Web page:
Another small thing that always annoyed me with NAV was when you created a new Item and had to specify Unit of Measure. To do so, then you first had to create the Unit of Measure manually in the Item Unit of Measure table, before you could select it on the item. Microsoft now changed the code so that you now can enter the Unit of Measure Code directly without creating in the Item Unit of Measure table first. The validation code on the Item table will now insert it into the Item Unit of Measure table. A small change that really made me smile.
The next you’ll notice when you compare the code are the many bug fixes. These are both small errors with no major consequences, left out captions and some major fixes. I have not not so many bug fixes in a single release since Microsoft released Navision 3.70 in 2003. NAV 3.70 was basically just a major hot fix to NAV 3.60!
Biggest upgrade since Navision Financials
All these changes, fixes, all the new functionality, the new clients, new object types (queries), the removal of forms and dataports, the retirement of the native database is all together making Dynamics NAV 2013 to the biggest update since Navision Software released Navision Financials in 1995.
Thus a traditional upgrade of a heavily customized customer is also going to be a big project. A very big project! And unless the customer already is running NAV 2009 on the role tailored client then you’ll often get a better and cheaper result by doing it as a new implementation rather than as a upgrade.
New implementations are also going to be easier. Microsoft have done major improvements to the Rapid Implementation Tools (RIM) which they now calls the RapidStart tools. Here you’ll find tools to help you with data migration, setup data templates, tools to help you to create test and training databases.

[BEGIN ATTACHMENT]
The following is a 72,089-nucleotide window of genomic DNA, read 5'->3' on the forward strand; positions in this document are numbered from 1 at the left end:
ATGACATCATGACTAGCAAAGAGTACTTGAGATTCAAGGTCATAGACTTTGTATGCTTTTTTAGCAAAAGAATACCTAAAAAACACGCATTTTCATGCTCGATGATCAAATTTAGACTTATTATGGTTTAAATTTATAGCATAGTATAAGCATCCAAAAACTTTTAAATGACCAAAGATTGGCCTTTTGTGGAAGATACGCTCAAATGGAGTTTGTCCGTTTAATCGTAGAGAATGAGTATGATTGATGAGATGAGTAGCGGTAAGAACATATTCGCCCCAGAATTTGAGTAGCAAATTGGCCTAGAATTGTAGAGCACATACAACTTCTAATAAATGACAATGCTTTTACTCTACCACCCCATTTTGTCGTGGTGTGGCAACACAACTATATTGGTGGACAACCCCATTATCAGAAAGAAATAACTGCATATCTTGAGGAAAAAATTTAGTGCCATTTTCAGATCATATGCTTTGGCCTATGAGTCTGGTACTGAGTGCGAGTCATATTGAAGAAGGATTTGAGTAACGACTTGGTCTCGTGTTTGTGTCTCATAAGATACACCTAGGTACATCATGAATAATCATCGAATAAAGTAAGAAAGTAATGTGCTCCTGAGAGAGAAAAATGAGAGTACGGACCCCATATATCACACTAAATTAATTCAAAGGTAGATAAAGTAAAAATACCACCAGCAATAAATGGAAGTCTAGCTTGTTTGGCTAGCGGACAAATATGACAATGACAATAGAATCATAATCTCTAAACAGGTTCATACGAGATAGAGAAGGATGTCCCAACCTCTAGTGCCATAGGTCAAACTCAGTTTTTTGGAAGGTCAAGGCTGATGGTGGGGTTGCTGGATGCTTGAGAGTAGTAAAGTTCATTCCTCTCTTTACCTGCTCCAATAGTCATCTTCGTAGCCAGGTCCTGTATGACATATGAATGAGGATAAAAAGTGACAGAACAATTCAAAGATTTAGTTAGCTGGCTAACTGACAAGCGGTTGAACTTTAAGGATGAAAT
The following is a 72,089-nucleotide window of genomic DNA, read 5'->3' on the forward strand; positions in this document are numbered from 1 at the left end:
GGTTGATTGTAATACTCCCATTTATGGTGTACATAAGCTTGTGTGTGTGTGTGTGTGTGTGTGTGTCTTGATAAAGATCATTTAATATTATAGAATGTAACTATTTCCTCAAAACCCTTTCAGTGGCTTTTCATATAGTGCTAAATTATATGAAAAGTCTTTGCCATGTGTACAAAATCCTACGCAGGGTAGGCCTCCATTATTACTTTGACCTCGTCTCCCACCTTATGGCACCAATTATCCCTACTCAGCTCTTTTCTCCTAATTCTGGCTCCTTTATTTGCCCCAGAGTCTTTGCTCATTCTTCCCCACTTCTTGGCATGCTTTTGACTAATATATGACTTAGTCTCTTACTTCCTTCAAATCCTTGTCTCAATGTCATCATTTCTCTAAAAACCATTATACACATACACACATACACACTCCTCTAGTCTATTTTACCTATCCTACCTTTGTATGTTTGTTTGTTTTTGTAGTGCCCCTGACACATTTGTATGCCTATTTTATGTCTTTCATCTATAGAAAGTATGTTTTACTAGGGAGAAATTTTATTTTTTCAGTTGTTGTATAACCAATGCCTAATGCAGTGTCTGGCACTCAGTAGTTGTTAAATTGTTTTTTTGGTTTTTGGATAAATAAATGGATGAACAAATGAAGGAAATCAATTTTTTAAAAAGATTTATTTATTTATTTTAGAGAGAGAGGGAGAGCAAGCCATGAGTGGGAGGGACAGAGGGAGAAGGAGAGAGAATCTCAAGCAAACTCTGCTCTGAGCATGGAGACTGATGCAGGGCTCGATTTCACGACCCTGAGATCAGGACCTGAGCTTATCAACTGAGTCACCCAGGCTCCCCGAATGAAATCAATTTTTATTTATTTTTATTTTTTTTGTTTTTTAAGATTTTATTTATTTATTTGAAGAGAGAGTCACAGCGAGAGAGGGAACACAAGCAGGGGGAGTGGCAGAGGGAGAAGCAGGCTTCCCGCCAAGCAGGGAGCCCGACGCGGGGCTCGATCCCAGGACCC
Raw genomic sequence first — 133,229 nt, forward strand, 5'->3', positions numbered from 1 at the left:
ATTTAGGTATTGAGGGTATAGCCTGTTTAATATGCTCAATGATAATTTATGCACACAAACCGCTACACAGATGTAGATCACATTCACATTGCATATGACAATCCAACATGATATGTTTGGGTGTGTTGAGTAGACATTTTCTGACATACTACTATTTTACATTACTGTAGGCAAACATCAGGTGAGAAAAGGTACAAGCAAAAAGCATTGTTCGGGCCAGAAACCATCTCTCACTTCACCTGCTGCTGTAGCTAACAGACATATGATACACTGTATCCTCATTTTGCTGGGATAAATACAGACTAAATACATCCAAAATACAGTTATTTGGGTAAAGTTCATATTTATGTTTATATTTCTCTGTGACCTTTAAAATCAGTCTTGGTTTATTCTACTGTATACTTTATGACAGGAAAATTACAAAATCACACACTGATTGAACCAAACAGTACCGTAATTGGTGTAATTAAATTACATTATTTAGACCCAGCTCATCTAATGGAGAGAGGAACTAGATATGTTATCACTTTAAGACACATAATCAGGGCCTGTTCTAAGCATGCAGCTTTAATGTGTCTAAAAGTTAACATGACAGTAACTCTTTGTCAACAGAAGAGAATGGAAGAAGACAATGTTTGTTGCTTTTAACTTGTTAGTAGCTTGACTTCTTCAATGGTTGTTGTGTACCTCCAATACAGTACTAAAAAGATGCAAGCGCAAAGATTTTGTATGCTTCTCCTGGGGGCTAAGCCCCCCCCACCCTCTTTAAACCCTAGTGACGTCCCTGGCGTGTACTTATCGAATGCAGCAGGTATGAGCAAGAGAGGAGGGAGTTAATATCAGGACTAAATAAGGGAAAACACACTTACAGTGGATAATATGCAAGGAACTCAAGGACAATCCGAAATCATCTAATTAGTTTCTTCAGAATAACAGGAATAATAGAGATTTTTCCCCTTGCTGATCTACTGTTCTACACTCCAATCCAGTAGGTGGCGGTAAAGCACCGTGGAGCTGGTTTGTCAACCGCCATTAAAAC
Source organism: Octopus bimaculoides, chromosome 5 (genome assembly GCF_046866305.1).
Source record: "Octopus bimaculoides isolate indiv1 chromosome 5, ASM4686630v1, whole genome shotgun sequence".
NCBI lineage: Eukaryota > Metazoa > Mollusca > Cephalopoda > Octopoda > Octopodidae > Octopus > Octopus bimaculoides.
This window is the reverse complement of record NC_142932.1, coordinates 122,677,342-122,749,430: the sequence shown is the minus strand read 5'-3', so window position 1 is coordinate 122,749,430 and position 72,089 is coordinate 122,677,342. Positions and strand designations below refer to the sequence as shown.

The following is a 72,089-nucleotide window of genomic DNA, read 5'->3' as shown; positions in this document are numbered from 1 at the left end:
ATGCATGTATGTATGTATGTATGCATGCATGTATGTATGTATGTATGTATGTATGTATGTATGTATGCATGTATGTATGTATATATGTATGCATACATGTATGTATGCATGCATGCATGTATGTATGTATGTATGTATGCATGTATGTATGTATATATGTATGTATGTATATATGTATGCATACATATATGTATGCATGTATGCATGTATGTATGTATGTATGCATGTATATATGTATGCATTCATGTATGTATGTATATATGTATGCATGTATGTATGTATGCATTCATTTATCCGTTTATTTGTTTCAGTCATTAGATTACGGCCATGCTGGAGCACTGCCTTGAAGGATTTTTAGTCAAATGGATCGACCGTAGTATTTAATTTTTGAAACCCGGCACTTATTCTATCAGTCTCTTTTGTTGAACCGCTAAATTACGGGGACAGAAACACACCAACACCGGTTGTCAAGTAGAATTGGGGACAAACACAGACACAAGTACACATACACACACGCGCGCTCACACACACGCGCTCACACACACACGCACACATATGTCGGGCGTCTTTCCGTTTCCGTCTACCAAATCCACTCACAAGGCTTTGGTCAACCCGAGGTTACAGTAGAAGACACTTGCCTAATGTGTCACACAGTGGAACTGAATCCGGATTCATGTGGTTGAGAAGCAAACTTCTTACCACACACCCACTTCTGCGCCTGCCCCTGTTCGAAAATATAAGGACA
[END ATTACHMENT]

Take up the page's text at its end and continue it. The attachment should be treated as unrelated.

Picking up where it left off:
Reports in Dynamics NAV 2013
As I started this post by saying, then my previous review was not that positive. The issues I pointed out here about specifically regarding the report designer have not changed. I still don’t like the way you create reports in NAV 2013. It’s surely not as simple as it could be.
But really this doesn’t matter that much now. With NAV 2013 you have new ways you can create your “reports”. You can also use the new queries, ODATA or web services. Or even easier the free JetReports Express. Or Microsoft Excel with PowerPivot or ODBC. Reporting doesn’t have to be done inside NAV you have many options!
Sure there are other areas which still could need enhancements or reprogramming but all in all, then Dynamics NAV 2013 is the best Navision ever. And if everything was perfect, if everything what a customer could ask for was already there, well then we wouldn’t need NAV developers anymore. Luckily for me and all the other NAV developers that’s not the case - yet.
I love Microsoft Dynamics NAV 2013. And I’m sure that you will love it too.
*1 = Please notice the compares here was done using the Danish NAV versions, so your number objects might be different if you are using a different country version of NAV.
Erik P. Ernst